Jews seem to have a thing for abundance. Pesach is about renewal and the abundance of life and freedom, Shavuot is about the abundance of Torah, and Sukkot is about the abundance of the harvest. Tu B’shvat has become about dried fruit and nuts and Channukah is about the abundance of both gifts and oil. One of the prominent biblical features of Shabbat was that the Israelites received a double portion of manna, which is a sure sign of abundance. Even the biblical image of Israel is of "a land flowing with milk and honey" (Exodus 33:3). Jewish life cycle events like weddings, bar mitzvahs, britot mila and baby namings include a seudah, a festive and plentiful meal. The stereotypical Jewish grandmother is soft around the middle and is always offering more food or pushing leftovers on her grateful grandchildren. Anyone who has been to a Jewish holiday meal knows what this modern form of abundance looks like. As a nutritionist and concerned Jew, I'm not sure if I'm comfortable with all of this abundance.
A sociologist or psychologist would say that the tumultuous history of the Jewish people has helped to form the collective Jewish psyche. Centuries of tyranny and exclusion from society, coupled with the textual basis for abundance, may have created a modern Jew who craves plenty. While abundance can be a good thing, it can also be wildly unhealthy.
There is a line in the shema that has always spoken to me: "You shall eat, you shall be satisfied, and you shall bless" (Deuteronomy 8:10). Nowhere does it say that you shall fill your plate with brisket, chicken, chopped liver, potato kugel and a piece of overcooked broccoli and follow it with a trans-fat filled tasteless apple cake. This line of the shema teaches that we should eat to satisfy ourselves and our hunger, but that we should not overindulge. However, we are often not satisfied until we overindulge. So how do we stop this?
If we pay attention to both quantity and quality we can have large and festive meals and can be satisfied without overindulging. Quantity is something I have written about before and will continue to write about because it is vastly important. You should only eat as much as you need and should keep in mind that every bite after the first bite of cake tastes the same as the one before it. We have to train ourselves to be satisfied with the taste of food and not the amount of food. This brings me to quality. Eat good food. It sounds simple, but its not. If you're eating mediocre, bland food you will tend to eat more of it - you're not being satisfied by quality, so you will turn to quantity. Try to fill your meals with strong flavors, fresh ingredients, and things that you truly want to eat. If you eat slowly you will appreciate your food more and will be able to pause to understand your hunger cues better. We should continue to fill our lives with abundance of family, community, celebrations and tikun olam, (repairing the world) but must abandon the need for unhealthy abundance of food. As modern Jews we need to counteract our past oppressions not with abundance, but with satisfaction with our food and our life.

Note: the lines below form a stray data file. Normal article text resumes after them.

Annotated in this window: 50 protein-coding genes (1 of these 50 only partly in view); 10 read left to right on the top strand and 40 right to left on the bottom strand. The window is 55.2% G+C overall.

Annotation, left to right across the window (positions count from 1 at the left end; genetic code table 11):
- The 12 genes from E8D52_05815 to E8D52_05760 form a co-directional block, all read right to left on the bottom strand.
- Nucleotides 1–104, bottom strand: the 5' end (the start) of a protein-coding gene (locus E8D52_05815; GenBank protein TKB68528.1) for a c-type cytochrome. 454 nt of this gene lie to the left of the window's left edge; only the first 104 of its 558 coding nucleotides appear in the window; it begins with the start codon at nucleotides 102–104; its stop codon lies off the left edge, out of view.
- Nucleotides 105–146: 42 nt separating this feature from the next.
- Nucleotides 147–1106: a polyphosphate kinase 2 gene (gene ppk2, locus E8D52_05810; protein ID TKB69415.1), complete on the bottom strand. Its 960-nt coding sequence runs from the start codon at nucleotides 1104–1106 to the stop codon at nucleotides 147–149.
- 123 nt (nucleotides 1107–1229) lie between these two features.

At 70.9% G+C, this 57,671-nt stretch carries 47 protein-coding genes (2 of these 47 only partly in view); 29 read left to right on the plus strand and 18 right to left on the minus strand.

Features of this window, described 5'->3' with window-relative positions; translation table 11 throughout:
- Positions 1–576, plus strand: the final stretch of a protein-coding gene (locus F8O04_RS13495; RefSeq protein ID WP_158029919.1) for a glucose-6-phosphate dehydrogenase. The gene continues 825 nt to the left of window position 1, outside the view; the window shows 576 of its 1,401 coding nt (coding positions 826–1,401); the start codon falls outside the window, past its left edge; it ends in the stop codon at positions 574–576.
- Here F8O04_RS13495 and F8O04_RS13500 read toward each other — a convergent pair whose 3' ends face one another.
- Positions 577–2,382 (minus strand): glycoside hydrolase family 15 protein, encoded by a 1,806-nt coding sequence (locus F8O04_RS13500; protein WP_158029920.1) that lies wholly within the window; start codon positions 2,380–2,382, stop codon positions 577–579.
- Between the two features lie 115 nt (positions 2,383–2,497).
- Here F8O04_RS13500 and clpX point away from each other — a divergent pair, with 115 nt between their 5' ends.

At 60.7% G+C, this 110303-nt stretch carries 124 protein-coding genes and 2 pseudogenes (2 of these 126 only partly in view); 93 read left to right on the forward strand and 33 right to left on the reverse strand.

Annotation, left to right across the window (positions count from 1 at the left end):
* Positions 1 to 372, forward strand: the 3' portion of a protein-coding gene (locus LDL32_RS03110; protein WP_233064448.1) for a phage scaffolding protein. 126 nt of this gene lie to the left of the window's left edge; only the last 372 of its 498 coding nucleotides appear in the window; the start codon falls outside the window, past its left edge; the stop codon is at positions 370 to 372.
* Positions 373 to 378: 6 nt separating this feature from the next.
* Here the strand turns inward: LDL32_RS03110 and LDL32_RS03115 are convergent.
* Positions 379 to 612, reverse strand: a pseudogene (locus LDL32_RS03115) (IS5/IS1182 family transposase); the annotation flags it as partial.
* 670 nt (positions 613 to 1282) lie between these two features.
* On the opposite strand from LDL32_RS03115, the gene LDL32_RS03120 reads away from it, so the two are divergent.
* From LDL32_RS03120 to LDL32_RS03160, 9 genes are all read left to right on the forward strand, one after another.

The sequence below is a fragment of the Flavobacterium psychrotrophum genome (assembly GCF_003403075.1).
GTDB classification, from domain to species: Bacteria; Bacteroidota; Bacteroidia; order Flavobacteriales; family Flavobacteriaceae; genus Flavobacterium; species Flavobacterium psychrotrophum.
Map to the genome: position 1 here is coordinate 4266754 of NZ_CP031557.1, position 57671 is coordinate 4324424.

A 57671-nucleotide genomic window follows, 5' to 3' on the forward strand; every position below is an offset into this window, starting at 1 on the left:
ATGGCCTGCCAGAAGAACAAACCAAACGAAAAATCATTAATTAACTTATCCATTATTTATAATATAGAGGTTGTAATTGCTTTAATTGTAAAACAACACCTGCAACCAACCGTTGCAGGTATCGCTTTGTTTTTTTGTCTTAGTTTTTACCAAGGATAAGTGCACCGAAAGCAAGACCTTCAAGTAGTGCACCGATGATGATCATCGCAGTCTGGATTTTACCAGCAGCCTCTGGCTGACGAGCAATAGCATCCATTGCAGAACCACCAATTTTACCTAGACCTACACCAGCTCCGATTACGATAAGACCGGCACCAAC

I’ve included a recipe for tilapia with strong flavors like sun-dried tomatoes, olives and currants that is definitely satisfying. Also, A serving of tilapia is a lot larger than a serving of salmon or tuna and will look abundant on your dinner table!
1 tablespoon olive oil
2 medium onions, thinly sliced in half moons
½ cup chopped sun-dried tomato (not packed in oil)
½ cup chopped pitted green olives
6 cloves of garlic, chopped
2 tablespoons toasted pine nuts
2 tablespoons currants
Fresh ground black pepper
Pinch of red chili flakes
1 cup dry white wine
4 6-8 oz. tilapia fillets
Heat 2 tsp. of the olive oil over low heat in a sauté pan. Add onions and cover and cook about 5 minutes, until onions begin to soften. Take the lid off and turn the heat up just a little and continue cooking the onions, stirring often and allowing them to slowly brown and caramelize. If they begin to stick add a splash of water to the pan and stir to pick up the brown bits.
Once the onions have reached a dark brown color (this will take about 20 minutes) turn the heat to high add the sundried tomato, olives, and garlic and sauté about 2 minutes, until garlic begins to brown. Add the pine nuts, currants, salt, pepper, and chili pepper and cook 30 seconds more. Add ¾ cut of the wine and stir, allowing alcohol to reduce and thicken. Cook 2-3 minutes, or until most of the liquid had evaporated.
Remove the olive mixture from the pan and heat the remaining 2 tsp. of olive oil over medium-high heat. Season the fish well with salt and pepper, and place in pan. Cook the fish 3-5 minutes per side. Just before the fish is done, add the remaining ¼ cup of wine and the olive mixture and let cook 30 seconds. Garnish with chopped parsley and serve.
Tilapia is high in protein and very low in fat. It is also very high in vitamin B12, which is extremely important for your brain and nervous system, and selenium, which is important to the immune system.